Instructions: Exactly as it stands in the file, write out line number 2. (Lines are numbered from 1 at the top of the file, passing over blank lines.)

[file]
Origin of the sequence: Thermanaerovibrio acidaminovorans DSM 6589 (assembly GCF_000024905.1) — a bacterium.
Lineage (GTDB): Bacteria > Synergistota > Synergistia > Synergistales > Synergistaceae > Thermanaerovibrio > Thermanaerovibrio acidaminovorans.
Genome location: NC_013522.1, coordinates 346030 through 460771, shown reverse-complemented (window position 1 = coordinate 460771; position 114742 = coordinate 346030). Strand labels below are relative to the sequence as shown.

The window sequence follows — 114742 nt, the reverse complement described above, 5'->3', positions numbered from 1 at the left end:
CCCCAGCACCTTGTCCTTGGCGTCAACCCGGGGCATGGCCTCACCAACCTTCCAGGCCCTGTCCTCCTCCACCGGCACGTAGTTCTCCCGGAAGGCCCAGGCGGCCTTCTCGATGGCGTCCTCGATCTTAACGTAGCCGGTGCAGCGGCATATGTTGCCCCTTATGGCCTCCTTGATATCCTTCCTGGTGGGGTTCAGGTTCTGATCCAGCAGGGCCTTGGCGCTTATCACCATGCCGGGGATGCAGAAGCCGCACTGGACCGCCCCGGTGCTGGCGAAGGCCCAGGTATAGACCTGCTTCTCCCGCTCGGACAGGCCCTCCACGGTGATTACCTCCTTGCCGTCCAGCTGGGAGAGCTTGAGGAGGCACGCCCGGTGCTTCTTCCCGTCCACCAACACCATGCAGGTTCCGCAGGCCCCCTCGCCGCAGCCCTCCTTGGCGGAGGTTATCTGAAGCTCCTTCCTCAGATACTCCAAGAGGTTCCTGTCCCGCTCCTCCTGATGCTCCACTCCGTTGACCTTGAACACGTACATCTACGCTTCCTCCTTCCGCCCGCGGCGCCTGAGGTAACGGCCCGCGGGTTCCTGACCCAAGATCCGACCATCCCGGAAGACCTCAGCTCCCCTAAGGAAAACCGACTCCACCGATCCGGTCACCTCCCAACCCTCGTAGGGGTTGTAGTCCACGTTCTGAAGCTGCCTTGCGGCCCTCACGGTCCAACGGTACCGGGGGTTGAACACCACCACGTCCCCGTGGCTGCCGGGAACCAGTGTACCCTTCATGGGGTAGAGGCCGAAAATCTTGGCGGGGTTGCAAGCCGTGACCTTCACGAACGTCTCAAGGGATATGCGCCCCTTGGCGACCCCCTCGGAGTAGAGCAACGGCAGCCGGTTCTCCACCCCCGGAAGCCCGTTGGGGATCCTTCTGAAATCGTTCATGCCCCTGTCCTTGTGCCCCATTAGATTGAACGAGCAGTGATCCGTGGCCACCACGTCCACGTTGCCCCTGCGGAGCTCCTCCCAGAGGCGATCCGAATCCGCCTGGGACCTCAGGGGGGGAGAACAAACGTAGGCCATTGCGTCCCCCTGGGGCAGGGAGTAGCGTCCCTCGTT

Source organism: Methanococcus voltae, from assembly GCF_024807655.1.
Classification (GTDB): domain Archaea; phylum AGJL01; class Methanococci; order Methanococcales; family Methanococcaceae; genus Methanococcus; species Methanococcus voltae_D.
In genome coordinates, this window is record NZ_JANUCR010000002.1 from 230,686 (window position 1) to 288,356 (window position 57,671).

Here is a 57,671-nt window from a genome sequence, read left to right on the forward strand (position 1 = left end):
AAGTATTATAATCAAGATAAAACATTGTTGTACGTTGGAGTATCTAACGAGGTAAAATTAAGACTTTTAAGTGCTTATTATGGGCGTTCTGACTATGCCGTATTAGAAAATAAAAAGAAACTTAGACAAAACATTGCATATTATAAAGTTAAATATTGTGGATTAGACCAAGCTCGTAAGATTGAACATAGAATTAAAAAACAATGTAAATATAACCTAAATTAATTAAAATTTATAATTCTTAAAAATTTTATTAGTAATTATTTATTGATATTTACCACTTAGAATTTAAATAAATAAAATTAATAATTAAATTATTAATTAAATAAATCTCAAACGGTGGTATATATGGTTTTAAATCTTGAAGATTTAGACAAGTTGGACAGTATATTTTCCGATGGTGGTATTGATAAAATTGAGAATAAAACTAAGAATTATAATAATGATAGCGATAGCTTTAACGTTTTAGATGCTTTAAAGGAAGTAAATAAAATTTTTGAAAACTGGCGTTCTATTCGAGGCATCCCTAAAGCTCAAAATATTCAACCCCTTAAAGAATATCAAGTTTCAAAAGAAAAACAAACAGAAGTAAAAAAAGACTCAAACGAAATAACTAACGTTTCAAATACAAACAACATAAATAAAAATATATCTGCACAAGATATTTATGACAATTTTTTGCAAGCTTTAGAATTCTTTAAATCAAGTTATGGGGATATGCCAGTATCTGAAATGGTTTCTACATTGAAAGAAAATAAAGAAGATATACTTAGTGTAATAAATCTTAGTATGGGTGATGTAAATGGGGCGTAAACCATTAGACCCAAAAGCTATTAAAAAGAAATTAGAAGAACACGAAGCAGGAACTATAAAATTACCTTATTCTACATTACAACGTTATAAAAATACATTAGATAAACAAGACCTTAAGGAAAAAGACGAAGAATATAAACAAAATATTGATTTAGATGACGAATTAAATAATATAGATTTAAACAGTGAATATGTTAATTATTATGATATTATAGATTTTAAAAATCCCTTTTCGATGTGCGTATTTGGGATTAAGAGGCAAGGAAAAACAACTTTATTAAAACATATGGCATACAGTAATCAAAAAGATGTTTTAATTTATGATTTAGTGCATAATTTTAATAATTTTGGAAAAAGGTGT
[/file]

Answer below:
Lineage (GTDB): Bacteria > Synergistota > Synergistia > Synergistales > Synergistaceae > Thermanaerovibrio > Thermanaerovibrio acidaminovorans.